Federal’s OOO Buckshot: Bucking The System

The old 12 gauge has been a standby for many decades. Back in World War I, our doughboys were using it for close combat in the trenches. The Germans were so aghast at the idea of shotguns being used on people that they protested, saying the practice should be outlawed.

Even before that, there are accounts of shotguns being used in the Civil War.

Since then, the shotgun has been used in every war. A friend of mine carried a 12-gauge pump-action shotgun in Vietnam, and he swore by it; it gave him confidence and, from what he’s told me, was extremely effective.

And then there’s the hunting field. It’s impossible to calculate how many game animals the 12 gauge has accounted for over the decades. But just how many decades are we talking about?


It’s difficult to pin down the exact historical timeline of when the 12 gauge was invented. History shows us that shotguns have been with us for a very long time, dating back to the old blunderbuss from the 1600s.

The self-contained cartridges came about in the late 1800s and have been developed to this day. These days, we have many weights and varieties of 12 gauge ammunition to choose from, including light target and bird loads, buckshot, and slugs. Whatever you set out to do, within reason, using a 12 gauge can pretty much get it done.


There are currently a few different sizes of buckshot ammo. As per the chart below, the #4 buckshot on the far right is the smallest, with shells normally containing 27 .24 caliber pellets.

It seems the most popular size of buckshot, by far, is OO buck. At least, that’s what I see most of the time in gun shops and stores where I live. You’re lucky to find any other size buckshot around here other than OO. And OO buckshot seems to work quite well for most defensive uses. Companies who market it also state that it’s useful for taking medium-sized game, such as the whitetail deer that we see here so often in my state. I’ve never used buckshot on deer, instead opting for rifles for hunting. OO buckshot projectiles are .33 caliber (8.38mm) and usually have nine pellets per round.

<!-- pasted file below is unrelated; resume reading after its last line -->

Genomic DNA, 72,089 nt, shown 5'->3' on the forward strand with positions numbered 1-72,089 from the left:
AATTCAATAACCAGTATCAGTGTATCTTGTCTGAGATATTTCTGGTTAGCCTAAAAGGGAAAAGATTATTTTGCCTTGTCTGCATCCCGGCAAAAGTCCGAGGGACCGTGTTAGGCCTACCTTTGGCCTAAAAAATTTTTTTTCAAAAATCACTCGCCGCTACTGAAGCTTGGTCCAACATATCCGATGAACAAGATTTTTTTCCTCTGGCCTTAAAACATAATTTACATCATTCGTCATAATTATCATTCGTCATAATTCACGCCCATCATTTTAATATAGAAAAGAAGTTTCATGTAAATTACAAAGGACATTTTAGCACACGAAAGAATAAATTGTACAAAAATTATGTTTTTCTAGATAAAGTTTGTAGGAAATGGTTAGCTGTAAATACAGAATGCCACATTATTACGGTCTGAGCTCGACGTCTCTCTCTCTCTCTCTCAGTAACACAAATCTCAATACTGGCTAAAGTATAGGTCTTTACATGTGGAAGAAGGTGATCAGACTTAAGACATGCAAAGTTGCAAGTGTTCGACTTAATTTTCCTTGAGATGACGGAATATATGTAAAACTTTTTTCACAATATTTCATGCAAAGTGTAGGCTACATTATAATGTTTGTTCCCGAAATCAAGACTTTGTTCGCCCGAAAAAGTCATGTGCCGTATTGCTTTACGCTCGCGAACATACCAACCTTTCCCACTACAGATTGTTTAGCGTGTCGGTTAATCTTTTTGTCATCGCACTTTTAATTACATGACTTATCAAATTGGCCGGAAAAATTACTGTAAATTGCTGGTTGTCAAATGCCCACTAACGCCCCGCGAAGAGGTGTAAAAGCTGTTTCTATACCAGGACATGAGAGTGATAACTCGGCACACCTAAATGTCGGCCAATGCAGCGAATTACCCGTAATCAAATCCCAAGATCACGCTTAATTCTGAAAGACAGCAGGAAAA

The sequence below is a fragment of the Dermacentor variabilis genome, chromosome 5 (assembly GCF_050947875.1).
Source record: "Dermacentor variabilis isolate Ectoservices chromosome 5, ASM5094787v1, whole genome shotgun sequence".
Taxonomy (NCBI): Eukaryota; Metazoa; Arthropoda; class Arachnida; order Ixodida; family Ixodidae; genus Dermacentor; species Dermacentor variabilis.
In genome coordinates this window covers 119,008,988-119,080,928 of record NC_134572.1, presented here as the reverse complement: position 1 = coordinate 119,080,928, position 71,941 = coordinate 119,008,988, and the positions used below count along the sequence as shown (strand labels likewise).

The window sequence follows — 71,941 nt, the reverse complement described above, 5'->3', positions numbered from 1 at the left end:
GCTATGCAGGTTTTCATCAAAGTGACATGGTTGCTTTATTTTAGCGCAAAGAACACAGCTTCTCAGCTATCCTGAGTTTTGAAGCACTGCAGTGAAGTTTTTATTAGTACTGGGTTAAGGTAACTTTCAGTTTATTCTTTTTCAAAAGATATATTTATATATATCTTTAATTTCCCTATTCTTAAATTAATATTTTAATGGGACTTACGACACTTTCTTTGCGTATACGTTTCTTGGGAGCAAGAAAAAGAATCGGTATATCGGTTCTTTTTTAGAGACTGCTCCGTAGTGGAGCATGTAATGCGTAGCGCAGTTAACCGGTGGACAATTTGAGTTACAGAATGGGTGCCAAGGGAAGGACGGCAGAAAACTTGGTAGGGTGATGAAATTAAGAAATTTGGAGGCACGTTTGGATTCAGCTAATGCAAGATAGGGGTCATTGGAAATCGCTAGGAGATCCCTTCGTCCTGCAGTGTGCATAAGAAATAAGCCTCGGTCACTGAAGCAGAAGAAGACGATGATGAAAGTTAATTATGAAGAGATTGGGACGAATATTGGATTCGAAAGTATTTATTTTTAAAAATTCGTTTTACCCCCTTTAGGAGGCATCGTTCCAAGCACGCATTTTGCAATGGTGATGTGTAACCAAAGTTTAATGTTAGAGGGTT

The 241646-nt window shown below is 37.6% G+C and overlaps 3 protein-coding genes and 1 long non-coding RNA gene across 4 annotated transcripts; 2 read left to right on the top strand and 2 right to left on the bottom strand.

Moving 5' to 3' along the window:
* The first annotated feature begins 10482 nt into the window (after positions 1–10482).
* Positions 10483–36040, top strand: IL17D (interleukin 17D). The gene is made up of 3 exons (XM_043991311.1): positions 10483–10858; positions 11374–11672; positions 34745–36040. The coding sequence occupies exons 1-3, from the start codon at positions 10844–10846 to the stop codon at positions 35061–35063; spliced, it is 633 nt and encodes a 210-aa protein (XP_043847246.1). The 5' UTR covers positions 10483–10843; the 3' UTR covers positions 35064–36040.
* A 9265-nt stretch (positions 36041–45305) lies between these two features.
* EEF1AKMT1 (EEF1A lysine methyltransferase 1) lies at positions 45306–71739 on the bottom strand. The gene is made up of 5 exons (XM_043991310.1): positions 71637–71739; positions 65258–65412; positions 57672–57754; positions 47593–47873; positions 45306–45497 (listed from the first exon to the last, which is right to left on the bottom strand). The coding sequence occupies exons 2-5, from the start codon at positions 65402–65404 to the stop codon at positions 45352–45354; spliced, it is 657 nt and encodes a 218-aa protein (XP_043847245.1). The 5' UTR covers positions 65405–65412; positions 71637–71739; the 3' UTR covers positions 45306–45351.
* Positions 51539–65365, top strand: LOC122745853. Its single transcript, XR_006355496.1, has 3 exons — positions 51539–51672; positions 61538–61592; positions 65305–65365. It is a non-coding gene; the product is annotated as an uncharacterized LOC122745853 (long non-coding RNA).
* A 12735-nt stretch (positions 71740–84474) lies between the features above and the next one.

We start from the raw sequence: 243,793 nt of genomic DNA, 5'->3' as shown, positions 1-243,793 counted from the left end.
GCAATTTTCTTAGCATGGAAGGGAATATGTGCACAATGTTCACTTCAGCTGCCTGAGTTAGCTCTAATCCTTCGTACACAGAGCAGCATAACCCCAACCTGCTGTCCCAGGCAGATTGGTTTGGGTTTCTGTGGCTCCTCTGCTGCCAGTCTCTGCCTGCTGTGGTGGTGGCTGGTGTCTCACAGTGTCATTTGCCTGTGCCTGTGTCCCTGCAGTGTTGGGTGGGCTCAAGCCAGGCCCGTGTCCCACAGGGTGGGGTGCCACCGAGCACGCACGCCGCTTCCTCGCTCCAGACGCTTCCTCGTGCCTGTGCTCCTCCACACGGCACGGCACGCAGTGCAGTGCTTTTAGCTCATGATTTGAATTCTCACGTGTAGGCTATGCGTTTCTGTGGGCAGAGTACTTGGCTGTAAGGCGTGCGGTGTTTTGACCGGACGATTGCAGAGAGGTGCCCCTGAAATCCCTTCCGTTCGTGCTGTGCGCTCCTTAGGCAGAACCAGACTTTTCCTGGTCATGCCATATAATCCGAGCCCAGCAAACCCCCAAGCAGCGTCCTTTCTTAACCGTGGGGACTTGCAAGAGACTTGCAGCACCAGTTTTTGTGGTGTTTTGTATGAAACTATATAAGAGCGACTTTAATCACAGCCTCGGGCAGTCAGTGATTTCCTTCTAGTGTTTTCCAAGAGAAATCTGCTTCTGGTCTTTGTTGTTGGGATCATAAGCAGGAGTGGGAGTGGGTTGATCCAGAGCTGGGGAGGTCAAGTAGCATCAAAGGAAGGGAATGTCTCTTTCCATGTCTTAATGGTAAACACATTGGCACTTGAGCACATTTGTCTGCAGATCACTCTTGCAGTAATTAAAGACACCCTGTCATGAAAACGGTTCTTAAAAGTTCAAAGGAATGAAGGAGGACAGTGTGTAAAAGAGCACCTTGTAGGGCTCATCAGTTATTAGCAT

Various sizes of buckshot.
Here are the sizes of buckshot currently available. OOO buckshot is at the far left of the photo. Photo by Lucky Gunner.

On the far left is OOO buckshot, with a .36 inch (.36 caliber, or 9.14mm) pellet.

Federal OOO Buckshot

Federal advises that their OOO buckshot load has eight pellets, and the overall payload of the pellets is 1.25 ounces. That’s a massive payload delivered to the target with one pull of the trigger, and it all arrives simultaneously.

Federal OOO buckshot and Remington 870.
Federal’s OOO buckshot is quality shotgun ammo. In the background is the author’s Remington 870. Photo: Jim Davis.

The muzzle velocity of the Federal OOO 12 Gauge Buckshot is listed as 1,325 feet per second, so those pellets are moving quickly. This is a 2.75-inch full power round with a plastic hull and brass casing. The buckshot is made from lead, and Federal explains that there is a granulated plastic buffer to keep the pellets uniform in shape. This method helps to maintain tight groups by preventing the pellets from careening into each other on the way down the barrel. If pellets hit each other, they will deform, which causes them to fly more erratically.

They also claim that their Triple Plus wad system provides better shot alignment.

Federal makes some bold claims, but how did the ammo perform on the range? Later, we answer that very question.


Buckshot has some advantages for hunting and defensive use.

The first and most obvious is that the pattern of shot spreads, making it easier to hit the target. We often hear “You don’t even have to aim, just point the shotgun in the direction of the target and you’ll hit it.” That is complete and utter horse manure. You do have to aim. Especially at close range such as inside a home if an attacker is trying to harm you. At such close ranges, the shotgun’s pattern will be about the size of your fist, making aiming a vital part of the equation. As a general rule, the pattern opens up about one inch per yard of travel. This does vary, though, so check your particular gun with various ammo types.

Author shooting the 870.
The trusty, old 12 gauge packs plenty of power for close-range defense. OOO buckshot is the largest buckshot size available today, and Federal’s version of it is excellent. Photo: Jeremy Charles.